More vermiposting questions

My worms seem to be happily munching on the stuff in their bucket, but I have some questions for the experienced Vermiposters…

1.  Do I need to “water” their bucket?  If so,  how often?  I have screening on the top, should I have put holes in the bucket too?

2.  How often should I add food to the bucket?  I’m using kitchen scraps, tea bags and coffee stuff, torn pieces of cardboard.   Should I be adding anything more?   With them being contained rather than in the ground,  I don’t know if they’re getting whatever they need.

3.  How large should their container be?   I’m using an oval cat litter bucket that’s about half full of dirt and stuff.

4.  Do y’all keep your bins covered?

5.  How long do I need to wait before I have my first batch of worm castings?

All those questions, lol.  I’ve never raised worms, so know absolutely nothing about keeping them healthy.   All the instructions I’ve found have been more for building the bins, not for maintaining the worms.

Ernie is going to the coast to do some fishing next week….wonder if he thinks he’s going to get my worms?????  NOT!

Once again,  I welcome all comments and suggestions.

Susan ~ Patchkat

 

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6 responses to “More vermiposting questions

  1. everything I’ve ever read about worm composting is that the worm bin needs to be “as damp as a wrung out sponge.” hope this helps

  2. Susan, I can remember my Daddy and Grandpa raising worms. I know you have to keep it covered or the worms will crawl out; also, I remember Grandma feeding them with the grease from frying fish (room temp), seems like she gave them kitchen scraps(veggie scraps cut small), and keep the soil damp.
    Hope this helps.
    Lisa in Alabama

  3. Dad kept his in an old fridge liner about 2.5’x4′ (metal box only, no door) laid on its back. Yes water! Soil should be moist, not dry. Holes in bottom yes-to drain excess water. Lift off groound with bricks or they escape. Yes cover – keep out of sun, a piece of tin with a brick on top under a legustrum worked for us. Yes feed. We sprinkled a little cow feed on top of half the surface. Can’t say how much. A hand full seems about right. Cant say how often, but not if food was still visible. Just a dusting. We would never water or feed over the whole surface. It gave the worms a choice if not to their liking.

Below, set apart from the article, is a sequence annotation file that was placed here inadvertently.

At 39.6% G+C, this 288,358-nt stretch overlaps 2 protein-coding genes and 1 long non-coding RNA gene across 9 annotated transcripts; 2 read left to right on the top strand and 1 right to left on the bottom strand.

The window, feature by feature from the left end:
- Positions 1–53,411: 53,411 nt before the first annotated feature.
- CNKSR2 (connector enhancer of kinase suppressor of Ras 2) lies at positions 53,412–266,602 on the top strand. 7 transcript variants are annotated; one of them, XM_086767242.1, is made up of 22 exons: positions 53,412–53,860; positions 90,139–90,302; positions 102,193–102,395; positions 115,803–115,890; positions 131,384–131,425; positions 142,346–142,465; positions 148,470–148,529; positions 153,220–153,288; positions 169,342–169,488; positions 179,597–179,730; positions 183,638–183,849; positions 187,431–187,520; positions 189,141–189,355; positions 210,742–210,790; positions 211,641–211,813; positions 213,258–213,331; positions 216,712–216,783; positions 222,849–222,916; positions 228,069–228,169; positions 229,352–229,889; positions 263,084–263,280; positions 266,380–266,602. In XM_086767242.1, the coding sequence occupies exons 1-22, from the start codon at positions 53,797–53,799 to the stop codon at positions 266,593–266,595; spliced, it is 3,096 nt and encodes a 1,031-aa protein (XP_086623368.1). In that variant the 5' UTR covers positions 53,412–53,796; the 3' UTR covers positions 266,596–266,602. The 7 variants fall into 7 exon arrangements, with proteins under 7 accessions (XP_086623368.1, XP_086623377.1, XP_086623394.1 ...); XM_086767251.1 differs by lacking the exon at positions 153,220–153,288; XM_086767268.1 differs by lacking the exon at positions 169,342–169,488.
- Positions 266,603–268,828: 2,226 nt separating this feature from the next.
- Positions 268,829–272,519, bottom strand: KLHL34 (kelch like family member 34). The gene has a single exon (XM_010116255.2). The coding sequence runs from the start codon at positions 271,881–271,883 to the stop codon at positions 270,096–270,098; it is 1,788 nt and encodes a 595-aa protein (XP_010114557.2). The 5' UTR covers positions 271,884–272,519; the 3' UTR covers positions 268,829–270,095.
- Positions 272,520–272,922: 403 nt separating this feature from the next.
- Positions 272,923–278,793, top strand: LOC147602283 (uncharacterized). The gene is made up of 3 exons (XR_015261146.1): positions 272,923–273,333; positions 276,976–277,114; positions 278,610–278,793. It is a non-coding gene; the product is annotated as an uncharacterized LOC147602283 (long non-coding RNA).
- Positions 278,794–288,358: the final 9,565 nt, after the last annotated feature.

• Oh, the secret to finding the worms was to gently dig by hand where we were putting the food. We would plan the feedings so that we fed a little in one section the day before a fishing trip to find them easily. Clean out any soured or caked food. I think there was a layer of screen on the very bottom to cover the holes before he put the dirt in? He never changed the soil. The drain holes, which I am sure were many, were created by a large nail. Like these designs you see on tin lamp shades. Sometimes we would have to prop up or angle the tin to allow heat to escape. That tin with a brick on top the screen kept out critters that like to eat worms or the food you are feeding the worms. Our box was big enough to not worry about freezing, but we would not water if it was going to get too cold. Dad had faith the worms would make it by going to the center of the box. Thanks for the memories. Feeding the worms was one of my chores.

  4. Somebody threw out one of those under bed storage containers. We filled it with a bag of potting soil and planted dill. One or two dill plants came up first year. Following years more dill than you can use in a lifetime. We ignored it. It grew anyway. I emptied the box this year and it was teeming with big juicy worms. Don’t know where they came from. I never watered. Never put any food in. They must be pretty hardy.